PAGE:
As shown in Fig. 5 A, our pull-down experiment also identified PI3K-C2β as a binding partner for the SH3 domain of SH3YL1. We confirmed this interaction of FLAG-SH3YL1 and endogenous PI3K-C2β (Fig. S3 A). Myc-tagged PI3K-C2β localized to the dorsal ruffles, and its suppression, as mediated by expression knockdown, inhibited dorsal ruffle formation (Fig. S3, B [top row], C, and E), indicating its importance.
SH3YL1 and SHIP2 are required for the production of PI(3,4)P2, whose downstream target is necessary for circular dorsal ruffle formation
The preferred substrate for SHIP2 is PI(3,4,5)P3, which generates PI(3,4)P2 (Ishihara et al., 1999). To investigate the relationship between PI(3,4)P2 levels and dorsal ruffle formation, we measured cellular levels of phosphoinositides after stimulation with PDGF by dot-blot assay. Production of PI(3,4,5)P3 increased 2 min after stimulation with PDGF, when the dorsal ruffles were scarce (Fig. 7, A and B; and Fig. S5 A). In contrast, the generation of PI(3,4)P2 was delayed compared with PI(3,4,5)P3 and peaked 5 min after stimulation, when the formation of circular dorsal ruffles was nearly complete (Fig. 7, A and B). This result implies a link between PI(3,4)P2 production and circular dorsal ruffle formation.
PI(3,4)P2 production was significantly inhibited in SH3YL1- or SHIP2 siRNA–treated cells (Figs. 7 A [middle] and S5 A). In SH3YL1 knockdown cells, PI(3,4,5)P3 synthesis was also reduced (Figs. 7 A [top] and S5 A). Considering the involvement of SH3YL1 and SHIP2 in dorsal ruffle formation (Figs. 4, B and C; and 6, C and D), these results strongly suggest that PI(3,4)P2 is a prerequisite for this process.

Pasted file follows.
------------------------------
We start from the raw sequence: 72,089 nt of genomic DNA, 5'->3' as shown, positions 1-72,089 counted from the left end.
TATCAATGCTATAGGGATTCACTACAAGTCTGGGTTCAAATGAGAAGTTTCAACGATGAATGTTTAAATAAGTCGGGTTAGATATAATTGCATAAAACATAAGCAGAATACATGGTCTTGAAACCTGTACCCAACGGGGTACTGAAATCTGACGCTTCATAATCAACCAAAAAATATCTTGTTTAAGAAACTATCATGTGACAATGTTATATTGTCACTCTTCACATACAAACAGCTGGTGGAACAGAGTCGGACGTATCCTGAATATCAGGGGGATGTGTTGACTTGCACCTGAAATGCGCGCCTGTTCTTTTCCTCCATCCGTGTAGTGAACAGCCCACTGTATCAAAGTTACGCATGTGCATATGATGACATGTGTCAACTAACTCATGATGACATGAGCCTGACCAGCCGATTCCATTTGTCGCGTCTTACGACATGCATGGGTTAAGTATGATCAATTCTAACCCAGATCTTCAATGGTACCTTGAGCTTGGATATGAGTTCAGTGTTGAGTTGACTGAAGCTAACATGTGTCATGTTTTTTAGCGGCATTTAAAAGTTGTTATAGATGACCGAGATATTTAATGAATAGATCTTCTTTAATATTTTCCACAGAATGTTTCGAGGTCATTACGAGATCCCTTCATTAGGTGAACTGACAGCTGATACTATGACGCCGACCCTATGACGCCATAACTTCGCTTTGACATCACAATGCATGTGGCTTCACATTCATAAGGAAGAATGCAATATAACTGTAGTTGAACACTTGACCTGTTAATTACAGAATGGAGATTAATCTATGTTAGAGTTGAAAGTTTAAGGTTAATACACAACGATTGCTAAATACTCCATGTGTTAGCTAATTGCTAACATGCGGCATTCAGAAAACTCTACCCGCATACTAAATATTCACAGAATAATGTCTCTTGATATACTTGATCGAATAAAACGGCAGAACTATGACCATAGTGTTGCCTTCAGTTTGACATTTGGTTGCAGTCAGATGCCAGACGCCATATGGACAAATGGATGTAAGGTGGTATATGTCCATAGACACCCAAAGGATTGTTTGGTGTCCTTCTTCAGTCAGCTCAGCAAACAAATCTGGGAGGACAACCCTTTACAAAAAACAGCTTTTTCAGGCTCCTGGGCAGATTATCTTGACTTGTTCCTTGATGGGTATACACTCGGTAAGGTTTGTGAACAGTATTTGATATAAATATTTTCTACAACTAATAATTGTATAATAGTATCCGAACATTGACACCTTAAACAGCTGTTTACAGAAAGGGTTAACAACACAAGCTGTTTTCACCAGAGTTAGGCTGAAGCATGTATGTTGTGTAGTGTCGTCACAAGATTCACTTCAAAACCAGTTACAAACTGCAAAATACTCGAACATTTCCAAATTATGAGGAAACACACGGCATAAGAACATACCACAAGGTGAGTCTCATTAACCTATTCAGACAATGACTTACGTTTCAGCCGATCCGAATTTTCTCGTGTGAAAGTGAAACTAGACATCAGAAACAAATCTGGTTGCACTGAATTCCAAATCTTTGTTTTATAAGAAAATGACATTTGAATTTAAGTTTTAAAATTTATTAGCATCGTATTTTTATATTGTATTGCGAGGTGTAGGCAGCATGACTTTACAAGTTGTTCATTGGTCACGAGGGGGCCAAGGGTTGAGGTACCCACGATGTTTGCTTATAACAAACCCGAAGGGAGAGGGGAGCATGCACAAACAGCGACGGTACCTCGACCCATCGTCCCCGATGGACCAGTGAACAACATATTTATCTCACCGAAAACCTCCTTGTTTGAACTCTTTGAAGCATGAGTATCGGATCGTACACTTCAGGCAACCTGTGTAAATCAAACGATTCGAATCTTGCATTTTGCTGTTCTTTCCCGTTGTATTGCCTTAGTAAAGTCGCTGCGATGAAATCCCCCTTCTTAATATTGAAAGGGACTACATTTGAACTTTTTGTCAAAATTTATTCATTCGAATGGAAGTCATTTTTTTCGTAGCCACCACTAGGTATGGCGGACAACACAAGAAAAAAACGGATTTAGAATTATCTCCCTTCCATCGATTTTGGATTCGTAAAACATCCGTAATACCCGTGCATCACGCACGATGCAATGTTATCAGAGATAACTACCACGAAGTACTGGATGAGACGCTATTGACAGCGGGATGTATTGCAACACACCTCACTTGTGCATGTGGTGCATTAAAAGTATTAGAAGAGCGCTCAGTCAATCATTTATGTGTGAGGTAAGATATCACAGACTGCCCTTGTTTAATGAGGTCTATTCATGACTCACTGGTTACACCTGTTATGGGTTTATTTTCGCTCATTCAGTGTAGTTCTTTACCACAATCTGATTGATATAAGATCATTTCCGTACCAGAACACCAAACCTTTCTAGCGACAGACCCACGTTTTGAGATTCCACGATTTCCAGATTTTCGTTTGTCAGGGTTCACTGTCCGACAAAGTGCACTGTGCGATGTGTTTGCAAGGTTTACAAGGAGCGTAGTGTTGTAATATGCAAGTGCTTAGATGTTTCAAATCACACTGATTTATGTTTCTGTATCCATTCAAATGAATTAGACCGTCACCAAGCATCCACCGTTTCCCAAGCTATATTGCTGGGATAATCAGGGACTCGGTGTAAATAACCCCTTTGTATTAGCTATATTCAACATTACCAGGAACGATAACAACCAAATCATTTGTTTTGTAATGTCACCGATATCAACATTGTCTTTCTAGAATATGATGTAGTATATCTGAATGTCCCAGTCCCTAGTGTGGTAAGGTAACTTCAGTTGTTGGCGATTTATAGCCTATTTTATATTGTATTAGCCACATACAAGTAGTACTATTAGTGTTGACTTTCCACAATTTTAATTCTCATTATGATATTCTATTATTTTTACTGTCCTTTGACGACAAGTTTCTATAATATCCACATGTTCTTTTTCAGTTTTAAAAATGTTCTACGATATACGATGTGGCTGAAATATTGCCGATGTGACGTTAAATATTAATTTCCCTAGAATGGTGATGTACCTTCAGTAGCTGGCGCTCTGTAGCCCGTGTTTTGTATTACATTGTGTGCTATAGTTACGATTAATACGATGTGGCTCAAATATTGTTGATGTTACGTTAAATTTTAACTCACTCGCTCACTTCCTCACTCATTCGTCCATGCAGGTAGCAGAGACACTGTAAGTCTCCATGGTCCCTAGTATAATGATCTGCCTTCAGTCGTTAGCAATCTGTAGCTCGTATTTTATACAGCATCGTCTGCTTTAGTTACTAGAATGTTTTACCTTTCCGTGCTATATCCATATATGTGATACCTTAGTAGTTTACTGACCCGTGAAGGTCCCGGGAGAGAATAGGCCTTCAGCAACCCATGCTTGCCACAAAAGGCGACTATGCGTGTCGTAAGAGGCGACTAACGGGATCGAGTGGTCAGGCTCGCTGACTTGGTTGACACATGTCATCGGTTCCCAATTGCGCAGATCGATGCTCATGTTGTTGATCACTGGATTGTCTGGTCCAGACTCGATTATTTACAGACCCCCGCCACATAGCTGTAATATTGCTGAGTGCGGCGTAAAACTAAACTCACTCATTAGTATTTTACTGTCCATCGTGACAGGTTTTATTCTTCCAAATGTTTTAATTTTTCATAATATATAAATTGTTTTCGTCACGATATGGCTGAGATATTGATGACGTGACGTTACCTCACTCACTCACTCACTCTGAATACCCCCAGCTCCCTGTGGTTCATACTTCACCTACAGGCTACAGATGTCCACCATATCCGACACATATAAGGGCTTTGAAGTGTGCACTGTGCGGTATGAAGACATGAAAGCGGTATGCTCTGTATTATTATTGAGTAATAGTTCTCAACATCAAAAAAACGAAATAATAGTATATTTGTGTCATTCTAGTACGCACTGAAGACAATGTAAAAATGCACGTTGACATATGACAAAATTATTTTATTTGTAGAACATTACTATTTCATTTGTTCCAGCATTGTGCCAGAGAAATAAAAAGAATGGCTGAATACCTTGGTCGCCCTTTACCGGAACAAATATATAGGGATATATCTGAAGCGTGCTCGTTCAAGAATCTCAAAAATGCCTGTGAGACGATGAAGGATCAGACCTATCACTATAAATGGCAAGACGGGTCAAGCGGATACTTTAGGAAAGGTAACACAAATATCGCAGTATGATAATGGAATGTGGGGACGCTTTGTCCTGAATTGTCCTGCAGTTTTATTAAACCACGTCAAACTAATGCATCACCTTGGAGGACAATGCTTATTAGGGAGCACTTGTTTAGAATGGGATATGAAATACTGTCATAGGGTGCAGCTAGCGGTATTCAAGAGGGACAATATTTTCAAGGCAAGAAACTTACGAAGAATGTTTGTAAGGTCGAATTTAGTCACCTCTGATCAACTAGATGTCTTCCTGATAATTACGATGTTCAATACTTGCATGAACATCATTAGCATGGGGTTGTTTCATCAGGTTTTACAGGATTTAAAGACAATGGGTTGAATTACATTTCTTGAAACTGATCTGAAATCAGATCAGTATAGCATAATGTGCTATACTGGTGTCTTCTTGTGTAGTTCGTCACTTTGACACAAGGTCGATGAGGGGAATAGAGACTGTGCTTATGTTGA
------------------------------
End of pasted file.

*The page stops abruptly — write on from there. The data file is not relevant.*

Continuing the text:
Consistent with a previous study (Hogan et al., 2004), overexpression of Tapp1 pleckstrin homology (PH) domain, which possibly blocks endogenous PI(3,4)P2-binding proteins in a competitive manner, suppressed dorsal ruffle formation (Fig. 7 C). Knockdown of endogenous Tapp1 also suppressed dorsal ruffle formation (Fig. S3, D and E), suggesting that Tapp1 is a downstream target of PI(3,4)P2, which is required in this process. In support of this model, we observed that the exogenous HA-Tapp1 localized to the circular dorsal ruffles (Fig. S3 B, bottom row).
Dynamics of PI(3,4)P2 formation and circular dorsal ruffle formation
To examine the molecular dynamics of circular dorsal ruffle formation, the distribution of F-actin, PI(3,4)P2, SH3YL1, and SHIP2 was monitored in PDGF-stimulated NIH3T3 cells that were transfected with Lifeact-mCherry, a probe for F-actin (Riedl et al., 2008), by time-lapse microscopy. Consistent with the data shown in Fig. 3 A, numerous short F-actin filaments, which appeared to be dorsal ruffle precursors, were observed 3–4 min after stimulation followed by the formation of an F-actin–enriched circular structure at 6 min (Fig. 8 A).